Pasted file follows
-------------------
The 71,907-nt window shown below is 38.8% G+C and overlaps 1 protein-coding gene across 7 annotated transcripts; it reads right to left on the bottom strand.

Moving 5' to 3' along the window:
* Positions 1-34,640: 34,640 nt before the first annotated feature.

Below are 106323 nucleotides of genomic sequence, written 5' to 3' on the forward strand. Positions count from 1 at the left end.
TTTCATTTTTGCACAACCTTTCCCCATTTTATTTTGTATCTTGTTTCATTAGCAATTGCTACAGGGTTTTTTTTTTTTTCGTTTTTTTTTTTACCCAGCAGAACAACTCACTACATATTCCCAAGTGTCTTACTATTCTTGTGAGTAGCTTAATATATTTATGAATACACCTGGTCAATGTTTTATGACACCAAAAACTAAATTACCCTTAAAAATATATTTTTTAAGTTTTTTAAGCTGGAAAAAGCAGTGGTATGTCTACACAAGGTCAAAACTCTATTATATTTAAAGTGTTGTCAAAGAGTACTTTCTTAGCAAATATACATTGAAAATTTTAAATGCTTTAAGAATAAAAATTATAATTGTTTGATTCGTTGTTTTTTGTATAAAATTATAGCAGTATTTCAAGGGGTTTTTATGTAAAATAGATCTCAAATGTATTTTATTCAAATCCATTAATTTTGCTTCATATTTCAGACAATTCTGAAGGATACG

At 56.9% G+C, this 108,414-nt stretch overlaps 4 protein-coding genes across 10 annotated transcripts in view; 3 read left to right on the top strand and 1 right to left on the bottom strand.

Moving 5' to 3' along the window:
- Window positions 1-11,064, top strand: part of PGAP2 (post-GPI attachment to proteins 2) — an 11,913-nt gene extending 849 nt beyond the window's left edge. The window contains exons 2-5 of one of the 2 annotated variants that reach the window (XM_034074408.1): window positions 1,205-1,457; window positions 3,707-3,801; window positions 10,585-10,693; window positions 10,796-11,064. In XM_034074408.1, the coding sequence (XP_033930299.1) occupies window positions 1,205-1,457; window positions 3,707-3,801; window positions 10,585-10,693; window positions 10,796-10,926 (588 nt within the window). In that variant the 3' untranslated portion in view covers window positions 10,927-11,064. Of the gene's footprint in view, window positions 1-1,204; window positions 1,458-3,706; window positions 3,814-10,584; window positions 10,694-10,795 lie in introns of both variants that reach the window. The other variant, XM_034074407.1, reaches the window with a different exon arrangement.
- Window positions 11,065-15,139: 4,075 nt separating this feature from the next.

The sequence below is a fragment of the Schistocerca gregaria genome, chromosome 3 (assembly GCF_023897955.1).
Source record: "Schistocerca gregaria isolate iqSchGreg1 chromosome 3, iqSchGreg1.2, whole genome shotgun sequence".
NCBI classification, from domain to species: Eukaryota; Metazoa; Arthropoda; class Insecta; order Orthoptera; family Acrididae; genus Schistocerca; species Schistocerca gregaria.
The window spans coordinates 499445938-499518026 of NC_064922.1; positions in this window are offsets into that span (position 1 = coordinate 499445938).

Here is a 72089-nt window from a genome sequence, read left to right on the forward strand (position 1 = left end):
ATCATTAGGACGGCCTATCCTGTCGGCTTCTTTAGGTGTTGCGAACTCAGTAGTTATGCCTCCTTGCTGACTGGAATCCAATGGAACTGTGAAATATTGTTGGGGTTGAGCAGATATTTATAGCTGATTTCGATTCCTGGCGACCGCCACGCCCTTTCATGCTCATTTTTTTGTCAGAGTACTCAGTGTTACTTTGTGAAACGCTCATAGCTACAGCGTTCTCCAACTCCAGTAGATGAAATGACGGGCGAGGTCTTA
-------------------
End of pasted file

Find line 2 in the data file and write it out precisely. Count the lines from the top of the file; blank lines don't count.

Moving 5' to 3' along the window: